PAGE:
As the clocks go forward we can look back on a fairly dry March for the majority of the UK, until rain set in over the past week. Moving into spring, there is an increased chance of below average temperatures and above average precipitation, until the end of April brings drier and warmer than average weather.
Early April will see most parts unsettled and rather cold at times. Showers or more persistent spells of rain are likely to affect all regions. It may still be cold enough at times for some wintry showers which could bring sleet or snow, especially in northern areas. Nightly frosts are likely at times but, as the month progresses, there may be an increasing chance of drier and warmer spells of weather developing in southern and central regions.
Whilst the weather in March was, for many, an improvement on the previous months, some areas of the UK continued to suffer from lengthy spells of rain and even snow, all falling on already sodden ground. This left groundsmen struggling to even get on their pitches, especially in the lower leagues.
This is the time of year when you should be thinking about what end of season renovations you intend to carry out. Make sure that you have the right tools, equipment and sundries by ordering well in advance to avoid delays.
Key Tasks for April
We have received some horrendous reports about games being played when the surface was simply not able to cope, which has left them unplayable weeks later.
If this is the case, stay off the pitch until such times as the surface is dry enough to run a dragmat or chain harrow over it to restore levels. Spiking will also help.
As the season reaches its climax, many of you will be hosting important games, whether that be promotion and relegation battles, cup games or even corporate requirements, so aim to achieve the best surface possible. It won’t be easy given the winter we have had, but presentation will go a long way – assuming you have some grass left to present!
Regular brushing will help to prevent disease outbreaks and also stand the grass up.
Always ensure that any disease is correctly identified prior to applying any plant protection product.
Maintain a height of cut between 24-30mm.
Ensure that regimes such as goalkeeping drills and small sided games are rotated on the pitch to avoid excessive wear.
- Continue cutting to encourage good sward density.
- Ensure that any equipment used is keenly set to cut
- Regular brushing will keep the air circulating around the base of the plant
- Deep spike to alleviate compaction when conditions allow
- Keep your spiking regime flexible, alternating between surface spiking, deep spiking and slitting
- Hand fork goalmouth and centre circle areas, if difficult to get onto the pitch with machinery
- Use any downtime to overhaul/service machinery
- Try to keep the top 100mm free draining; this can be achieved by regular spiking with solid or slit tines to a depth of 150mm or more.
- Keep your linemarker clean
- Keep string lines taut
- Ensure that right angles are correctly formed. Use the 3:4:5 triangle method. The bigger the triangle at the start, the more accurate the pitch will be.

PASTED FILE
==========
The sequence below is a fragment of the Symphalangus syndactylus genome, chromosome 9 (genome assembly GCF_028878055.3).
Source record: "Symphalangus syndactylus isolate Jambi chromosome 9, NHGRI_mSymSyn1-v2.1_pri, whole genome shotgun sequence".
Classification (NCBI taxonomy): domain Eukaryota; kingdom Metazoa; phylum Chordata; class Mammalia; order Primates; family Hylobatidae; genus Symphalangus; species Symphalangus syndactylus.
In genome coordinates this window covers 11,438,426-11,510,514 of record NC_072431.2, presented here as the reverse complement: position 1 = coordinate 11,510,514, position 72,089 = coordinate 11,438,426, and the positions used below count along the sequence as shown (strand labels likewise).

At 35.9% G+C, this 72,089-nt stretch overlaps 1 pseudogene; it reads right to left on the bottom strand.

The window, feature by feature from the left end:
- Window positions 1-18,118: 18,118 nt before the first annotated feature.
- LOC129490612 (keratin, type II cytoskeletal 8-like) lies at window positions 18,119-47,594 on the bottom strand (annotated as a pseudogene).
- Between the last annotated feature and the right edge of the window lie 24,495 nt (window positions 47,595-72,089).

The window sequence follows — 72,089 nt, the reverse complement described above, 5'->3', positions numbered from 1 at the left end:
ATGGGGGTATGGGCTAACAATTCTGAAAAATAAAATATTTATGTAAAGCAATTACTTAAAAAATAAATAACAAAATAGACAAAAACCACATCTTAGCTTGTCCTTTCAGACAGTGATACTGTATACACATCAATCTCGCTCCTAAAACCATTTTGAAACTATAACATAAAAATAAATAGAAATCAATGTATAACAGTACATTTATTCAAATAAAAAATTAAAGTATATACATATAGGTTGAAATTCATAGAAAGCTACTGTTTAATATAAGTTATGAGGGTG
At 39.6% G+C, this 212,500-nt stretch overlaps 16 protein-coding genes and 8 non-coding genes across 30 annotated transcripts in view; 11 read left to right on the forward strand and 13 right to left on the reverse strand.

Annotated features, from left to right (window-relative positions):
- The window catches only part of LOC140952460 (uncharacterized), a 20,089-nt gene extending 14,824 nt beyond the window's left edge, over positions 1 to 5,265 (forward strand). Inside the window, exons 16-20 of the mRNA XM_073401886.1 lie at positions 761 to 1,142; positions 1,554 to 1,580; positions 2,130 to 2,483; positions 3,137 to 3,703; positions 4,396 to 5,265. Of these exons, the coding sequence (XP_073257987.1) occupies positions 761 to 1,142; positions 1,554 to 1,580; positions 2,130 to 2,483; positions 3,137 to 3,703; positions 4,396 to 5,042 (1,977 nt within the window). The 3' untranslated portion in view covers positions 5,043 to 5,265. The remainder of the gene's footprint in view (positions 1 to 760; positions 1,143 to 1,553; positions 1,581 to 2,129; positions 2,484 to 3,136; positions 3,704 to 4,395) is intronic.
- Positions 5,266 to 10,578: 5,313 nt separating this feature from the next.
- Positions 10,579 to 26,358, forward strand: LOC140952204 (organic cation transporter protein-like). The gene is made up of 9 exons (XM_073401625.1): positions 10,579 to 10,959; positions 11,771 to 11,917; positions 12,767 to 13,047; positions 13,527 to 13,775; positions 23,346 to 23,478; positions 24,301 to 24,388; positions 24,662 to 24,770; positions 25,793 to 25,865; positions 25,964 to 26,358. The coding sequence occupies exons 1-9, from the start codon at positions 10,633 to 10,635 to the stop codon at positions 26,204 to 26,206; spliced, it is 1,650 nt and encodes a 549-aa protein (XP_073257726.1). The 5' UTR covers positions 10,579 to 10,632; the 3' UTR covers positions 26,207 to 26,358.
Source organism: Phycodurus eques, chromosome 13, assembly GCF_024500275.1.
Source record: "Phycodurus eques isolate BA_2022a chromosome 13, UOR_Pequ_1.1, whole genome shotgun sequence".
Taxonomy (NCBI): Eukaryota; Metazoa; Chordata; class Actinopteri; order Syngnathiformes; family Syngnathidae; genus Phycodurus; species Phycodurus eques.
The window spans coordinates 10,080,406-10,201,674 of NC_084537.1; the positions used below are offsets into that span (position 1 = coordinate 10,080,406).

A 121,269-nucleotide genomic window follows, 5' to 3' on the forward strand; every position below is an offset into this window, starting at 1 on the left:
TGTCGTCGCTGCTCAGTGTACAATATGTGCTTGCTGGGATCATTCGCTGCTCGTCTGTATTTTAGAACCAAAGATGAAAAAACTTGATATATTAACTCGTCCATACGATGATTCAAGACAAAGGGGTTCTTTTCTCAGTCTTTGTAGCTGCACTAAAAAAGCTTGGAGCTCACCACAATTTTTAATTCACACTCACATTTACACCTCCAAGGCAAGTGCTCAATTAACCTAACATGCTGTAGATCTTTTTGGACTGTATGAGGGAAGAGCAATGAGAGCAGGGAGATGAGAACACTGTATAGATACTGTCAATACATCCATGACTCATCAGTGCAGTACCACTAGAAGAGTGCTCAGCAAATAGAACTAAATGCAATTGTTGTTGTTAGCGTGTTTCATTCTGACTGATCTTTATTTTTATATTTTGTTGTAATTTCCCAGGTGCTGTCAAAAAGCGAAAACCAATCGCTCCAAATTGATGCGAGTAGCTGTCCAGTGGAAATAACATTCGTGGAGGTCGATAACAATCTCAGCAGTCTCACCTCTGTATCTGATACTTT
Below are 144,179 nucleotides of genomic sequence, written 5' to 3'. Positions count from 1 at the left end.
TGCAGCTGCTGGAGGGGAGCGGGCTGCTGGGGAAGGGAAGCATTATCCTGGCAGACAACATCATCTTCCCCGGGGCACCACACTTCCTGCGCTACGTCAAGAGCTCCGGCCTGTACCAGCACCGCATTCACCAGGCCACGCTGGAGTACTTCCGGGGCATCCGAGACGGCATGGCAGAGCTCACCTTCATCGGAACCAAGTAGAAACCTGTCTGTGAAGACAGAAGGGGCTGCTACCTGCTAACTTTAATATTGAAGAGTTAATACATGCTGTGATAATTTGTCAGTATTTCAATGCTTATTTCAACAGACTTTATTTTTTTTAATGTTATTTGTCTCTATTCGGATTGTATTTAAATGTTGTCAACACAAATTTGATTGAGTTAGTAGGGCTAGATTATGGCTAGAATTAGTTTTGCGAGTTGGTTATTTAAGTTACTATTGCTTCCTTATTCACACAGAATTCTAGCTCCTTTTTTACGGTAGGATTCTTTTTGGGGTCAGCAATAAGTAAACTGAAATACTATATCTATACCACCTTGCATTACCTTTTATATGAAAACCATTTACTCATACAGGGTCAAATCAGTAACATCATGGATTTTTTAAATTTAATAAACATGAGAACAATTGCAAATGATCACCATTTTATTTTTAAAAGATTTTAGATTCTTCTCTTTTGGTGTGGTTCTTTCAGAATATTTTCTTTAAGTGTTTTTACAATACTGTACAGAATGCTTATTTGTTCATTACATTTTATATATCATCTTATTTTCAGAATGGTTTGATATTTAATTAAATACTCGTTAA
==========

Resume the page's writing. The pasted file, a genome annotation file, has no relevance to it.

Pre and post match routines
Before the match
- Check that the pitch is fit and safe for play
- Check for debris (glass, stones etc.)
- Clear away leaves – a thankless task, but one that needs doing
- Ensure the surface is firm and not saturated, correctly marked out and flagged, and that the posts are safe and secure
- Replace divots, even if it’s just the worst affected areas - it will make a difference!
- Dragmat/brush/harrow to restore playing surfaces and remove worm casts
- Clean up the playing surface with a rotary mower
- If you have not already done so, you should consider booking in your machinery for its annual service/repair, ensuring you get the time slot that suits you
- Dragmat, harrow and groom rake surface, as required, to maintain levels, remove any dampness, control disease and generally get air in and around the plant
- Spike/verticut as often as possible
April is a good time to take soil samples, especially prior to end of season renovations and get them sent off for analysis, thus enabling you to get them back in time to start your new year's maintenance
Ideally, if you have not had one done before, you should have a full (PSD) Particle Size Distribution soil analysis done to tell you the actual make up of your soil profile.
Soil is made up of percentages of clay, silt and sand. The PSD Analysis will identify the ratio of these and confirm soil type, thus giving you a better understanding of what soil you are dealing with. Also, you can establish the amount of organic matter (OM) content as well as soil nutrient status and soil Ph. With this information, you will be able to identify the needs of your soil.
Soil analysis is a means to discover what levels of nutrients are available to plants. There is an optimum for each plant nutrient and, when coupled with other properties such as soil structure and particle sizes, determine how vigorous your plants are. Different nutrients undertake different tasks within the plant.